A couple of hundred people are expected to gather at a museum in Manitoba this week for the National Day of Truth and Reconciliation.
Overwhelmed with tour requests and event planning, Lorraine Daniels sat at her desk, taking a brief break to talk about what is happening at the National Indigenous Residential School Museum of Canada this week. The executive director is expecting a couple of hundred people to join them on Thursday for their National Day of Truth and Reconciliation event.
"I think it is people knowing the story, coming out to celebrate with us and to just connect with us. And it is moving forward with reconciliation and knowing the truth," Daniels says about why people would visit them in Keeshkeemaqua, Manitoba.
The full day of programming will welcome the stories of Residential School Survivors, host traditional dances such as chicken dances and jingle dress dances, and more.
"We want to balance out the day, to have both the culture as well as sharing the sad part about our history."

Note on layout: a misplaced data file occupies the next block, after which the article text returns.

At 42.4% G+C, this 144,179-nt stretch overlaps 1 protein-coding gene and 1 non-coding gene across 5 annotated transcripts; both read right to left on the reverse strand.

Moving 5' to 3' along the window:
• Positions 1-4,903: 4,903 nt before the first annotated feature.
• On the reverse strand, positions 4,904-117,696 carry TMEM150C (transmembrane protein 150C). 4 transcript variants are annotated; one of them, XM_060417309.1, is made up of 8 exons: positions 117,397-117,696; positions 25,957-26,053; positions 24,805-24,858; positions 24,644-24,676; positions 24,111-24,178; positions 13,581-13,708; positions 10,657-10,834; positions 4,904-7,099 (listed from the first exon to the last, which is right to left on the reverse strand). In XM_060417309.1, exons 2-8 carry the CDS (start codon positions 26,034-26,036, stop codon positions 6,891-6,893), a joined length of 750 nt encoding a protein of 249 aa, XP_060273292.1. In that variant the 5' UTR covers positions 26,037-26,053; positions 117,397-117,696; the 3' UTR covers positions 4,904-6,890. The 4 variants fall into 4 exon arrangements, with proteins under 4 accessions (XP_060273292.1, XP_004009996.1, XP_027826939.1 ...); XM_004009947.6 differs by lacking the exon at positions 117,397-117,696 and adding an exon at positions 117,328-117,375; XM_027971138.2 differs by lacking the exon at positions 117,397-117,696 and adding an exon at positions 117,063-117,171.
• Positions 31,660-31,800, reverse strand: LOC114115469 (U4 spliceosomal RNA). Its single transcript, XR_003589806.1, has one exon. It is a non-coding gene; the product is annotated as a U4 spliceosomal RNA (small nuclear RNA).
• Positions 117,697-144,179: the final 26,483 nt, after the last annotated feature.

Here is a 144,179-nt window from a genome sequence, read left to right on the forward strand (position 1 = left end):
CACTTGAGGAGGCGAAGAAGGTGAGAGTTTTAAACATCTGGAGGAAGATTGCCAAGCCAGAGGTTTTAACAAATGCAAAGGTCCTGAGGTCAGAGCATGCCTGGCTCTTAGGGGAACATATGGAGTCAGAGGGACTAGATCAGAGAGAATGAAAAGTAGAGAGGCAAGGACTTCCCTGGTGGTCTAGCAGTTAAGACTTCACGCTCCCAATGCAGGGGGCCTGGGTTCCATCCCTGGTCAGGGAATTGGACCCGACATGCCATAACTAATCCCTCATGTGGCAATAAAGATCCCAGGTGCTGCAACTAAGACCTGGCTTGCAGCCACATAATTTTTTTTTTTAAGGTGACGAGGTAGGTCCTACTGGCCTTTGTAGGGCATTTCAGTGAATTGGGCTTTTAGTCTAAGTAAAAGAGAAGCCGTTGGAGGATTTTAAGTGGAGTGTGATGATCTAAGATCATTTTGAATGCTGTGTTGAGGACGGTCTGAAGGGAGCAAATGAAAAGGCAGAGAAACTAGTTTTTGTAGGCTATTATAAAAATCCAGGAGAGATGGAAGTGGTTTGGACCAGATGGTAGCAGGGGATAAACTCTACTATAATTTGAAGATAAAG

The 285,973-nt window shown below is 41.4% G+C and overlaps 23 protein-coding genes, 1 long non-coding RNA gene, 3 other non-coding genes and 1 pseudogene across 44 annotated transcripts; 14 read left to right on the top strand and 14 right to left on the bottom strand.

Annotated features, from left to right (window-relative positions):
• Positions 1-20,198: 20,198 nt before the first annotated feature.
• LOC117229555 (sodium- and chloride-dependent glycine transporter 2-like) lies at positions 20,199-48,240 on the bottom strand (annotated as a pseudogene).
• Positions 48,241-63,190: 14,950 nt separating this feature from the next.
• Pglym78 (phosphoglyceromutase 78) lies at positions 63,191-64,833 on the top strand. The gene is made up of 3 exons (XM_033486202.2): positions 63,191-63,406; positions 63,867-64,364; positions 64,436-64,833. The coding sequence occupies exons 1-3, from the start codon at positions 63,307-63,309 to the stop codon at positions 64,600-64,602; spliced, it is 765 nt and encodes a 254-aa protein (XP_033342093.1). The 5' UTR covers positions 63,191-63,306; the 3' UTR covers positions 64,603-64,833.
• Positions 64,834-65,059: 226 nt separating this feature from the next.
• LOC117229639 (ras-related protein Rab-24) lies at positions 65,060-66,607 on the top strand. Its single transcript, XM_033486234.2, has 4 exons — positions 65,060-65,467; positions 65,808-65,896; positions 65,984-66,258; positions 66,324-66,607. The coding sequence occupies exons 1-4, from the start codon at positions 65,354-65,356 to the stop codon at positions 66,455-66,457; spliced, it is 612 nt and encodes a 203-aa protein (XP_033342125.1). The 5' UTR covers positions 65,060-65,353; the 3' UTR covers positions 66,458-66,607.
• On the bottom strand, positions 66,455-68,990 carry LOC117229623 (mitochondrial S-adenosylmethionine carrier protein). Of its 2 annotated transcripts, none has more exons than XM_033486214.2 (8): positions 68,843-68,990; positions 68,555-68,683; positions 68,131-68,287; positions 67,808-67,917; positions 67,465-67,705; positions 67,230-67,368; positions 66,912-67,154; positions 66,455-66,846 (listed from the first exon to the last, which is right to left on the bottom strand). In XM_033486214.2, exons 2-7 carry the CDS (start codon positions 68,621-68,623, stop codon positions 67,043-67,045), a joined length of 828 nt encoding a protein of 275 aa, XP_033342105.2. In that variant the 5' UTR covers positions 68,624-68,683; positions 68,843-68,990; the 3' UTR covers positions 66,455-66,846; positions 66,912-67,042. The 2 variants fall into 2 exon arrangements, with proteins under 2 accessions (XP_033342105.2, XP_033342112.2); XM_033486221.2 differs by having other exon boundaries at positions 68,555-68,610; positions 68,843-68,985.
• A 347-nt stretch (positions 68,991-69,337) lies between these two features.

This is the third year they have hosted an event like this. This year's theme is "Be the Change."
"I think we all have to do our part in moving forward and being the change for yourself, and myself, and everybody else so that we can all walk together."
Nearby churches have been volunteering to help, something she is thrilled to see. Daniels points to Prairie Alliance Church, one of the biggest churches in the area, who she says has been a very big help with audio and video equipment.
"I think that is working towards reconciliation, and that is something that we want to work towards with truth and reconciliation. Telling the truth no matter how hard it is, and sometimes, it is a hard conversation."
For Residential School Survivors in need of support, the Residential School crisis line is 1-866-925-4419.
Photos in image gallery proviced by the National Indigenous Residential School Museum of Canada.